Sweet Surrender by Angela Winters
(Arabesque, $4.99, PG) ISBN: 0-7860-0497-5
***
Angela Winters got off to a great start last year with her first novel, Only Hers, and with "Never Say Never," a strong contribution in Arabesque's Mother's Day Collection. Sweet Surrender, Winters' second novel, may very well be her sophomore slump.

Sweet Surrender chronicles Hayden Campbell's marriage of inconvenience to Dr. Cannon Factor. Hayden is a public relations maven whose father requires long-term care after extensive and expensive heart surgery. The bills are mounting and her mother's employer refuses to give her time off to care for him. Hayden is referred to Chicago Health Commissioner Cannon Factor for help. He agrees to help her for a price.

Cannon Factor is a victim of circumstances (and a very bad name). The press has caught him in several compromising situations, which are more innocent than they appear. There's a logical explanation for each of them. But to protect others and his ego, he refuses to offer explanations.

If Hayden will help him resolve his PR nightmare, Cannon will help her father. He later ups the ante. Cannon offers to get the top doctor in the field to treat her father, at no cost, if she will marry him and help him clean up his image in time for him to run for the U.S. Senate.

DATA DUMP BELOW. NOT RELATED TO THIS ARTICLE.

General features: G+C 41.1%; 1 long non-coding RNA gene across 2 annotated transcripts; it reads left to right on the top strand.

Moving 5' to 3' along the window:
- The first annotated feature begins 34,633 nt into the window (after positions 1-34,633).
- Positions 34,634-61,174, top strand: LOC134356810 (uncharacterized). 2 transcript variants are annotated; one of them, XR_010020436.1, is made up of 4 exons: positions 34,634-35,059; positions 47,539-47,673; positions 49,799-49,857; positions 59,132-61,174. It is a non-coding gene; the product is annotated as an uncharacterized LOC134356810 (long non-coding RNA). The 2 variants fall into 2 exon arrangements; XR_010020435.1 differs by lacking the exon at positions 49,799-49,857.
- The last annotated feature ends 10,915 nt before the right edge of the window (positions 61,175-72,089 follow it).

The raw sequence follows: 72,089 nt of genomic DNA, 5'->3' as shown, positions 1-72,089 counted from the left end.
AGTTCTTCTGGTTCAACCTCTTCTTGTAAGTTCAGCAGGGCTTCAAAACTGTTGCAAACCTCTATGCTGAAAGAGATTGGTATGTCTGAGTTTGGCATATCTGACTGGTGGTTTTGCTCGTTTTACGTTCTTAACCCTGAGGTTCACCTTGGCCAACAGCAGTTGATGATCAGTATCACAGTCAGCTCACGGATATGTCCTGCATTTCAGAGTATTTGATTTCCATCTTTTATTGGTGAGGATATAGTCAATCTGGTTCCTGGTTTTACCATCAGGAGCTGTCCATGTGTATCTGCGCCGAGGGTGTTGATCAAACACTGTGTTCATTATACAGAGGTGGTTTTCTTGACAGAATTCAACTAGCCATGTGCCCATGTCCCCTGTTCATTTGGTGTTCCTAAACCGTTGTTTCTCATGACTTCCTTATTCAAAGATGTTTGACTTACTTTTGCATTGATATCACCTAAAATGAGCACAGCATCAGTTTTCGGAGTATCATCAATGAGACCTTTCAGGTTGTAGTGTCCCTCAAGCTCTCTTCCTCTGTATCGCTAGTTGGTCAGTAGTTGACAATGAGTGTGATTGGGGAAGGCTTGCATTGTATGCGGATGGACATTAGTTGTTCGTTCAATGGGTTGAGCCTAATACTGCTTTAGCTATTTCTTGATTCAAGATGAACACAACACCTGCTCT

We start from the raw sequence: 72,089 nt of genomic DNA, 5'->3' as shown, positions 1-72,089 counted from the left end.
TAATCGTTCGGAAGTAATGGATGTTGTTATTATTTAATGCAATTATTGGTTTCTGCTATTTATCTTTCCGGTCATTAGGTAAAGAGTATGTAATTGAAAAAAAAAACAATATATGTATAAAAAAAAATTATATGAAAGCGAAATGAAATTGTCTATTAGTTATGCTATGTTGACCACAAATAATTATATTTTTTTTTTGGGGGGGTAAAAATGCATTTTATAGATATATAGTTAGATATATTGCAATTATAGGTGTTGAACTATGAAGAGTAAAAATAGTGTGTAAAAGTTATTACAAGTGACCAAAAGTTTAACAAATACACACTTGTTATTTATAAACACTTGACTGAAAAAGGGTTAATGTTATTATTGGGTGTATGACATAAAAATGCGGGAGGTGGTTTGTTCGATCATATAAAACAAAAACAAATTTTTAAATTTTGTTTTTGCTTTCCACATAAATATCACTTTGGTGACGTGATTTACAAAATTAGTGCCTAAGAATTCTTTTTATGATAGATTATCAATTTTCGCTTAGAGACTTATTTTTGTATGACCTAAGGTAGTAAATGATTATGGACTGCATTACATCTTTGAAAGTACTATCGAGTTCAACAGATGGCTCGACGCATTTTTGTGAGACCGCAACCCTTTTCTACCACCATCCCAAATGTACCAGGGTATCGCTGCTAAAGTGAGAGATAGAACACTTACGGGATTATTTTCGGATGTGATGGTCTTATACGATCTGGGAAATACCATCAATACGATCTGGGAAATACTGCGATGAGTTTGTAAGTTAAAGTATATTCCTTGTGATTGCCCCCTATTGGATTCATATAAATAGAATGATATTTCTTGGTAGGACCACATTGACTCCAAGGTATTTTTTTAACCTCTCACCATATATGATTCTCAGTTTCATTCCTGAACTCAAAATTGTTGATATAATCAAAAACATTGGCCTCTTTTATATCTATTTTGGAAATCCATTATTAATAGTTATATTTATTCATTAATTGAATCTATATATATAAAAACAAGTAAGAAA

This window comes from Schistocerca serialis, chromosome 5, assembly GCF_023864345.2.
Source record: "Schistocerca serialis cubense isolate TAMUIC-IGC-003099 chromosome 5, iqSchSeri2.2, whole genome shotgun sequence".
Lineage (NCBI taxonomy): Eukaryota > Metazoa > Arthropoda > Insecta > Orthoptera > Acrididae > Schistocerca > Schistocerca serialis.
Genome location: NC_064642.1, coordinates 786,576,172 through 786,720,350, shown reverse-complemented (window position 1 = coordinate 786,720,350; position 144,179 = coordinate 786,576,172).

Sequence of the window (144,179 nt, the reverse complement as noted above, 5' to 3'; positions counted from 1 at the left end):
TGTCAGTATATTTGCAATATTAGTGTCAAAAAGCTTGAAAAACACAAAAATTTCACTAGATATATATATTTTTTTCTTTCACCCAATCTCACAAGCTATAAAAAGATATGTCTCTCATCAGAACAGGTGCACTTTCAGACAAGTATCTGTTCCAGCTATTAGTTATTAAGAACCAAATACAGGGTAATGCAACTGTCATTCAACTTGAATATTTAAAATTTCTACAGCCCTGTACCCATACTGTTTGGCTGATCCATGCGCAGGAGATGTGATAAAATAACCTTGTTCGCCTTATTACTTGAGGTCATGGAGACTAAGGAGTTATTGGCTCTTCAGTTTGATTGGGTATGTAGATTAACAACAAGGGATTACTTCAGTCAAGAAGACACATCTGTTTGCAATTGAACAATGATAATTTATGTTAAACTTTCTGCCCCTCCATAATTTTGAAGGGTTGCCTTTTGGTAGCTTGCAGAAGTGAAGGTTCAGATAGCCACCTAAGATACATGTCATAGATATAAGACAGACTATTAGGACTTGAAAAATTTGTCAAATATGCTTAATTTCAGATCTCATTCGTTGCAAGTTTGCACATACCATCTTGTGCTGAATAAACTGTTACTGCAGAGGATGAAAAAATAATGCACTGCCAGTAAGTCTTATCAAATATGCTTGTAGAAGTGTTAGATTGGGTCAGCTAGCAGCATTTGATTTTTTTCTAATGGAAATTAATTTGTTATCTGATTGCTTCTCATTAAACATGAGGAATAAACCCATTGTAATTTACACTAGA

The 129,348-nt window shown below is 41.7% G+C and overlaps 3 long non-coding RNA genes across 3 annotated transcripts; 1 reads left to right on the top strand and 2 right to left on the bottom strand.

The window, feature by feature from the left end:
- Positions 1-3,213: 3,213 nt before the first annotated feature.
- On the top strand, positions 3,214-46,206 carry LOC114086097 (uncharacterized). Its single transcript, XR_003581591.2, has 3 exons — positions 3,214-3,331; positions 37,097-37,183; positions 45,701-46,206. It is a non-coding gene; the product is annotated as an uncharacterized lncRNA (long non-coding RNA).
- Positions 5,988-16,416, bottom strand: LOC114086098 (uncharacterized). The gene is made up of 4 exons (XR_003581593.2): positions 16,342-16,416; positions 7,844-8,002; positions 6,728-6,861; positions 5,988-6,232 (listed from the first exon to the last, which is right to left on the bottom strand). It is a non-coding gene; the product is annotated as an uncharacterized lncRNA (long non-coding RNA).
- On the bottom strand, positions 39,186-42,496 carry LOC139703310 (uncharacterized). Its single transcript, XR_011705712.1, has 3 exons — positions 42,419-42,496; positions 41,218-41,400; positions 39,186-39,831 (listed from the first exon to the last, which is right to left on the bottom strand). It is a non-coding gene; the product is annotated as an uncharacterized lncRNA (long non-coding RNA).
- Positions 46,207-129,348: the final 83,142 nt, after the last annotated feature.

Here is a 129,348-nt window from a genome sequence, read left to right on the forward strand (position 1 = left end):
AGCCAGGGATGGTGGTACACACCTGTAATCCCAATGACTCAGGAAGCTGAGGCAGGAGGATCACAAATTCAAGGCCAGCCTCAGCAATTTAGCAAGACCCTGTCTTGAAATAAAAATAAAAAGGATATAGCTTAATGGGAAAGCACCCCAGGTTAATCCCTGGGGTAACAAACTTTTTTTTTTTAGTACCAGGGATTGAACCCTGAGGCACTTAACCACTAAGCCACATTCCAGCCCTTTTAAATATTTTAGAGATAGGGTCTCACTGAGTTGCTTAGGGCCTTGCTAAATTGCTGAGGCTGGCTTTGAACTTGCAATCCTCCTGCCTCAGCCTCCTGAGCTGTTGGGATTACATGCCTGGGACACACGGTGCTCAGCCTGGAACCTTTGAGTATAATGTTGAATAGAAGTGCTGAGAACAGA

Heavens to Hippocrates! What's a girl to do?

Although Hayden thinks Cannon is a sleaze, she attempts to save her critically ill father by agreeing to a terminally ill marriage that has only a year to live. As her best friend says, "It sounds like a movie. Out of love and desperation to save her family, our heroine sacrifices herself to a man of ill repute."

Hayden says "it's not a big deal. Only a small inconvenience for the greater good." She truly believes she has sold her soul to the devil. However, she soothes her conscience by signing a prenuptial agreement, refusing to accept any money and offering to share the household expenses.

So, a notorious womanizing politician marries a woman, a PR exec he's only recently met. The cynical media (and readers) are expected to accept the couple's whirlwind courtship, quickie marriage with no honeymoon. A week after the wedding, Cannon announces his candidacy for the Senate and no one questions it.

It's not long before jealous siblings, political rivals, jilted ex-lovers are yellow journalists crawling out of the wood work. What began as political machinations and character assassinations escalate into crank calls and death threats.. Hayden and Cannon close ranks to find the source of their problems and find each other.

Sweet Surrender has several good moments. Hayden's interaction with an ex-boyfriend, all her scenes with her best friend and colleague and the search for the stalker are crisp. However, continuity problems and unbelievable main characters bogged the action down.

--Gwendolyn Osborne


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